O1.4: Increase the number of active HTTPT bridges.
Individuals running more Snowflake proxies is one strategy to increase the number of unblocked bridges to the Tor network. The second step is to increase the number of obfs4 and HTTPT bridges running on unblocked IP addresses. We have two strategies in mind for rapidly increasing these numbers:
- O1.4.1 Increase the number of dynamic bridges run by nonprofit partners. The Tor community has a close relationship with trusted relay operator nonprofits1 that run groups of relays, bridges, and exits. We will ask our relay operator nonprofit partners to set up new bridges, with the specific goal of spinning up new bridges when current ones get blocked, and taking blocked bridges offline. We will offer subsidies to trusted relay nonprofits in order to offset some of their infrastructure costs so that this effort can scale rapidly. We will monitor operation costs after scaling to develop a financial plan for long term sustainability together with these nonprofits.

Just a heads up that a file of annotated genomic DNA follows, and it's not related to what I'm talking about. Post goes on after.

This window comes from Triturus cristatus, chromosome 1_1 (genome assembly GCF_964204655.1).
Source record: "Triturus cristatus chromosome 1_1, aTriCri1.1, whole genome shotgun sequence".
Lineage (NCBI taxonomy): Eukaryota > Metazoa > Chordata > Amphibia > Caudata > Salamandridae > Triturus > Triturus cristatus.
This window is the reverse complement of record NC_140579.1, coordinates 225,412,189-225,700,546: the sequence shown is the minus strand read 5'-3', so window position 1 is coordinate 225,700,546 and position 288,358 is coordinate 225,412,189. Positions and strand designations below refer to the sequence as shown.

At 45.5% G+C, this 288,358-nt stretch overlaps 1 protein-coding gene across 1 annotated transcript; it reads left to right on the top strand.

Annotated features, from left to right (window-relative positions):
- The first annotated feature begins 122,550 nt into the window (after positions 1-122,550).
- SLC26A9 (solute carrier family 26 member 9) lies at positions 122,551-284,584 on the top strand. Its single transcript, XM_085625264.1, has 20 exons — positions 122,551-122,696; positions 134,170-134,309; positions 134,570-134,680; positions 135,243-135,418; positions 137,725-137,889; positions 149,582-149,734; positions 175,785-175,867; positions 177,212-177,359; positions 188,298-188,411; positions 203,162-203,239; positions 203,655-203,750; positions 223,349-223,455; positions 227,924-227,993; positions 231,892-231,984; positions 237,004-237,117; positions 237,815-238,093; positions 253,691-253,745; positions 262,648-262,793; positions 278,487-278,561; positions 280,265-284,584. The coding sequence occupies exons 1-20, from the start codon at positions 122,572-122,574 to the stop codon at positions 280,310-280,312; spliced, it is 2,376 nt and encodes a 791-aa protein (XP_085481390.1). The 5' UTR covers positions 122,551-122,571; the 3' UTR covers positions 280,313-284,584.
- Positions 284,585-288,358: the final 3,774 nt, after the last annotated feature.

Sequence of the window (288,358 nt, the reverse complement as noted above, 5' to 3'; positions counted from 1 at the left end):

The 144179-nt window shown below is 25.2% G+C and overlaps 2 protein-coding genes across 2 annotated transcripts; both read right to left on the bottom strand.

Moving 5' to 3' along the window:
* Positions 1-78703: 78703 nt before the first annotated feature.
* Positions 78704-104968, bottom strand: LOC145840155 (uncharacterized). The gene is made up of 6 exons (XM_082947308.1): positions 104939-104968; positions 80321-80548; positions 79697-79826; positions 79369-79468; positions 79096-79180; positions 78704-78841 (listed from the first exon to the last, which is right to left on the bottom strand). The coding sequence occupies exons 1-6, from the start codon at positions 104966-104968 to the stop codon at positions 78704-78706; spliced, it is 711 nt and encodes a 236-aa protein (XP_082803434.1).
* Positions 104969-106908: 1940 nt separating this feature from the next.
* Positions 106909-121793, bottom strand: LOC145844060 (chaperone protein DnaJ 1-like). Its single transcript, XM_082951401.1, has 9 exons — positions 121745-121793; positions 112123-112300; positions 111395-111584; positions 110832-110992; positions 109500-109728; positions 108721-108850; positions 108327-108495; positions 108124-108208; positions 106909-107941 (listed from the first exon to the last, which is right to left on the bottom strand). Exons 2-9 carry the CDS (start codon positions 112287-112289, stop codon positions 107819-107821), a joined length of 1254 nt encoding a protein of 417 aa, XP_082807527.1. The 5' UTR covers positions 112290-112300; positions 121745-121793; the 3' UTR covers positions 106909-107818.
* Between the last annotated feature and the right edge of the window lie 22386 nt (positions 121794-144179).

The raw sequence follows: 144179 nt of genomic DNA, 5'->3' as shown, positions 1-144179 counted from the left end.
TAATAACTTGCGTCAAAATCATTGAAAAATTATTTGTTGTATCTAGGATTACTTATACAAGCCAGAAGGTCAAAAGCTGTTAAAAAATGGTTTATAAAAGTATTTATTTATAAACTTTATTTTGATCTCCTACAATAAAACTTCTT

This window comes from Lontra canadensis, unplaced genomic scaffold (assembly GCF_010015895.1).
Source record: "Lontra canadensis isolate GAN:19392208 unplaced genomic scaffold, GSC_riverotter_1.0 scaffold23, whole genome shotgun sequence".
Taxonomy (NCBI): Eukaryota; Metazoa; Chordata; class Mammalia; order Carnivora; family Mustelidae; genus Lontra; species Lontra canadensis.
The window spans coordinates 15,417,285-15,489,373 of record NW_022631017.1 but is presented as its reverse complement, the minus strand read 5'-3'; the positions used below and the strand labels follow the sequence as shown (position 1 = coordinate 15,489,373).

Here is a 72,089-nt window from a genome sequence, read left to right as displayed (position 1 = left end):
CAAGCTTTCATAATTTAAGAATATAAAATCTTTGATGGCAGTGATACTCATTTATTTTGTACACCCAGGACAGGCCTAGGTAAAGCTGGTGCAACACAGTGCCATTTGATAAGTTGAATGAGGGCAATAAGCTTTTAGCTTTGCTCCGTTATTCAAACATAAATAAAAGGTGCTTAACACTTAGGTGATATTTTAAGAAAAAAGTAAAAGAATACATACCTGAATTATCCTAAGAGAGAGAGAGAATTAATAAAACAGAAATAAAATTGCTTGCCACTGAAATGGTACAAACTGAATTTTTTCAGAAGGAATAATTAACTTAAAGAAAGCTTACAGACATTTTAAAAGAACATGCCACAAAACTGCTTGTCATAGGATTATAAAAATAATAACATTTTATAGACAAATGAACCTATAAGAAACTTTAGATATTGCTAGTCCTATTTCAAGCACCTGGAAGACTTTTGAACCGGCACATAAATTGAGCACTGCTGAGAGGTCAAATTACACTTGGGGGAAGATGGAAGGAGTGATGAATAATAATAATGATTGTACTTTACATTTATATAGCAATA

- O1.4.2: Run a public campaign to encourage new individual operators to establish bridges. This campaign will target individuals and nonprofits who are part of the Internet freedom community, like free software advocates, relay associations, technical collectives, and hosting companies. In a previous DRL project titled Empowering Communities in the Global South to Bypass Censorship, we ran a bridge campaign2 and added approximately 100 obfs4 bridges to the network, and we know this strategy is effective in growing the capacity of bridge bandwidth resources.
- O1.4.3: Monitor bridge health. We will build continuous communication with bridge operators, sharing updates with them so they can update bridge configurations so they continue to work in target countries as new blocking attempts are deployed by CCP.